Many teens have sex and may suffer consequences as a lack of comprehensive sex education in schools irresponsibly fails youth. Yes, teens are doing the “dirty,” and they have since the dawn of time. If teens are engaging in sexual activity, why deny them information about avoiding disease and pregnancy? Why not teach them to be sex-positive about their bodies?
Why insist on a sexual conduct standard that even adults fail to follow or obey but despair when their child suffers from sexual issues? We must create comprehensive sex education in schools to meet the needs of teens and give them the information they deserve. Getting down and dirty shouldn’t mean feeling down or dirty about our bodies and choices.
Current Sex Ed Isn’t Relevant to Real Life
It’s time for the education system to get real. Teens are having sex in their relationships, and a wish, prayer and penny between kneecaps aren’t helping anyone when it comes to reality.
Most sex ed programs are too moralistic and don’t recognize that teens are already in relationships — today’s sex ed isn’t relevant and lacks real details.
Sex ed is a little awkward for almost anyone, but it doesn’t have to be that way. Students should learn more about what sex between partners means.
“Partners” also include LGBTQ couples, and some states mandate that sexual orientation and contraception discussion be left out of “The Talk” altogether. Sex isn’t a problem of management. Sex occurs for many reasons between couples, including as an expression of love and as a fulfillment of desire. Schools must face their fears of dealing with projected morality and focus on fact to bridge the gap. Greater stakes are at risk — sex impacts the individual physically, emotionally, psychosocially and even economically.
Sex Ed as Abstinence Costs More Than You Think
The government spends over a billion dollars annually on abstinence-until-marriage sex ed programs. And this focus on managing sex as a problem and addressing the moral rights of parents over the rights of students to bodily and educational autonomy costs even more than you may think.
Each year, teens experience over 9.1 million STD infections and 850,000 pregnancies by age 25 just because mandates prevent sex educators from discussing the benefits of condoms and contraception at length — no federal funding for sex ed. By age 18, 70 percent of young women and 62 percent of young men engage in vaginal sex. What’s the “right” reason to have sex, and who should decide that? Teens should themselves, and education is key.
Comprehensive sex education teaches youth to adopt healthy sex practices, sexual behaviors and body image. And comprehensive sex education doesn’t increase sex initiation rates, decrease the age of sexual engagement or raise the frequency of sexual occurrences or numbers of partners. The birth rate declined in the recent past due to increased contraceptive use and delayed sexual initiation thanks to comprehensive sex education. Meanwhile, 88 percent of those who make abstinence pledges engage in sex before marriage, though they may try to delay.
Parents Aren’t the Target Audience Here
Schools can’t blame parents for their sad programs either — among parents, 89 percent believe sex ed should include information about abstinence, condoms and contraception, and only a small percentage think that abstinence-only education is the way to go. Keep that penny as tight between the kneecaps as you like, schools — but parents know better than to make unrealistic wishes in wells. Instead, they want to focus on their childrens’ total well-being.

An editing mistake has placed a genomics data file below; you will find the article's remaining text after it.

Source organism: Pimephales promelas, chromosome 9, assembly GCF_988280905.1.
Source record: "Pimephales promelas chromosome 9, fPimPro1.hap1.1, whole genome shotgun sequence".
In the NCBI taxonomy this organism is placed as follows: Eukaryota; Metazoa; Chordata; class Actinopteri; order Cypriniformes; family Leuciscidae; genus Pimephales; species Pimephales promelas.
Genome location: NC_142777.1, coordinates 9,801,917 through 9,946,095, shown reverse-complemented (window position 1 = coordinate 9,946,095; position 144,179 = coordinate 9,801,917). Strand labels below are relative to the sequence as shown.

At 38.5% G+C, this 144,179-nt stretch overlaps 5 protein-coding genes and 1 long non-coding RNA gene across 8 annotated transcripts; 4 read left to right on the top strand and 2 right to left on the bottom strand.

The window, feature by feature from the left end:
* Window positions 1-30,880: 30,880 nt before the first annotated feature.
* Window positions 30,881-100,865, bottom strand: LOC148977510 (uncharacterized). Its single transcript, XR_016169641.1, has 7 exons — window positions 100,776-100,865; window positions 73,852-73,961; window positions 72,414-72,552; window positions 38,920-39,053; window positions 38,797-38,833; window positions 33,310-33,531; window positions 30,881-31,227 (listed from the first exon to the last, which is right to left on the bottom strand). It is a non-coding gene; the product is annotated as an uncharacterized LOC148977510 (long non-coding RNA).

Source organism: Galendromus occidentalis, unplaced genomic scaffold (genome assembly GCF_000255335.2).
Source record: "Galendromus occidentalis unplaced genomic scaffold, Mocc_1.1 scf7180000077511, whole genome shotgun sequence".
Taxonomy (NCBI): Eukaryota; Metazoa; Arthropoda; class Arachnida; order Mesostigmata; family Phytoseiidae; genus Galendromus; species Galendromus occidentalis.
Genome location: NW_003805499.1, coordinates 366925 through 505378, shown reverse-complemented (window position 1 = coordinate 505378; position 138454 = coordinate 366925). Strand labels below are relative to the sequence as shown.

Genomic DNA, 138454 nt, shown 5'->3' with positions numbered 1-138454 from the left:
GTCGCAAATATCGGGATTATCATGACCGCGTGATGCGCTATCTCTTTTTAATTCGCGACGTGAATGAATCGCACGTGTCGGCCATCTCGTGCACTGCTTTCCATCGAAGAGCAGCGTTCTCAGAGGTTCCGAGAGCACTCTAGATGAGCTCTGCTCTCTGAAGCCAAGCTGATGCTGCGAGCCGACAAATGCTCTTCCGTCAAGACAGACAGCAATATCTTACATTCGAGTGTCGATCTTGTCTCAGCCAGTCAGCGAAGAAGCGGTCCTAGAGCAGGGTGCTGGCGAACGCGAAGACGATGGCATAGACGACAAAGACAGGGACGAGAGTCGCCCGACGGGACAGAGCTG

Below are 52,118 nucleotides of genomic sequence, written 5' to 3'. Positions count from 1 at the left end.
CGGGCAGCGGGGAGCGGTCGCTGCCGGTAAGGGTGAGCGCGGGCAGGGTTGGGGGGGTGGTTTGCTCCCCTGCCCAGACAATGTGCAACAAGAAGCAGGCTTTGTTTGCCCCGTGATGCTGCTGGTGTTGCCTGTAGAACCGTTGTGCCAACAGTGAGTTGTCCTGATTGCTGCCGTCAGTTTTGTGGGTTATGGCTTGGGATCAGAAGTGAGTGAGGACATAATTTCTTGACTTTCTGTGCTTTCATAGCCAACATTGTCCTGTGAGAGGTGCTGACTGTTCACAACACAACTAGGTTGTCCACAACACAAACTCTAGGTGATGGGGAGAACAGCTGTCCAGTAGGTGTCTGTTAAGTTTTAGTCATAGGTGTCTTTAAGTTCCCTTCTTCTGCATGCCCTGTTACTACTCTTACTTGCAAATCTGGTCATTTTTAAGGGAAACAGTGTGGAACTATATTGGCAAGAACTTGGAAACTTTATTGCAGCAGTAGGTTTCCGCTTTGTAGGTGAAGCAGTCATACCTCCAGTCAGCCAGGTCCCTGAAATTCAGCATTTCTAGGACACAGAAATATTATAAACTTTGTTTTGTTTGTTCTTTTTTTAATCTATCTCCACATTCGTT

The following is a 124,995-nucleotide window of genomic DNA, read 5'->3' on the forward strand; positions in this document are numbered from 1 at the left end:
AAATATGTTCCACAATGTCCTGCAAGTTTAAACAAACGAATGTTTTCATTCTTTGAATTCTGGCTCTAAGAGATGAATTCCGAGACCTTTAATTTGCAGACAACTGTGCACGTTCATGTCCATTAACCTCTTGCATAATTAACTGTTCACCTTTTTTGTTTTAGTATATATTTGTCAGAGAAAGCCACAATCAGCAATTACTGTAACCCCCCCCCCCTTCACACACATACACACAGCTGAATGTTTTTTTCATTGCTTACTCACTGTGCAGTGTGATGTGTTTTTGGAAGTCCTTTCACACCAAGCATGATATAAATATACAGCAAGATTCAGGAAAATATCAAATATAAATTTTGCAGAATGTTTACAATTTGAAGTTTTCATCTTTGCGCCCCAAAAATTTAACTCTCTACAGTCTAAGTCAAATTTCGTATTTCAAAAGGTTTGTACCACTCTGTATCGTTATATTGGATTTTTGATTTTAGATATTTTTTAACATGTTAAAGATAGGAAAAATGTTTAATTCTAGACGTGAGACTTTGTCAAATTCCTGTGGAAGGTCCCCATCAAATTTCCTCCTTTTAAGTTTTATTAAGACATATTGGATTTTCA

Many parents realize they’re not the audience that schools must concern themselves with because more is at stake. Teaching sex ed in middle school is supported by 93 percent of parents, and that number raises to 96 for high school. The comprehensive topics of approval range from contraception to discussions of subjects unique to one’s sexual orientation. So yes, the majority of parents think Adam and Steve deserve as much sex ed spotlight as Adam and Eve — and that goes for Adina and Eve too.
Many comprehensive sex education programs include life skills — discussions of sexual health and emerging personal situations with family and how to talk to one’s partner, which are skills parents could get better at with one another, too. They also include information on how to avoid coercion. Educators have a greater responsibility to inform and empower youth, who deserve comprehensive sexual education for all sexual identities.
Teaching Teens About Consent
Offering medical accuracy when defining anatomy and sexual acts is as important as talking about consent. Forty-three bills sought to advance sexual education out of 64 bills introduced in 2017. Thirty bills addressed educational concepts on decision-making and communication skills, healthy relationships, reproductive health problems in adolescence, addressing relationship abuse and violence, human trafficking, navigating unwanted advances and consent. Unfortunately, many that addressed sexual violence prevention instruction got shot down.
Two laws were passed in California to address the prevention of sexual violence through education. In Virginia, two laws were passed to address consent in the family life curriculum, but schools are allowed to make the decision to include or exclude this information.
With the rise of #MeToo, the need to identify and address sexual violence increases to epidemic, life-threatening levels that schools and legislature deny. Sex and violence do not coincide in relationships.
However, “sex” remains a dirty word that many schools would rather manage than focus on informing and empowering youth of all sexual orientations about. Perhaps starting with “What does sex mean to you?” is the key question we should all answer, and more importantly, allow youth to answer for themselves.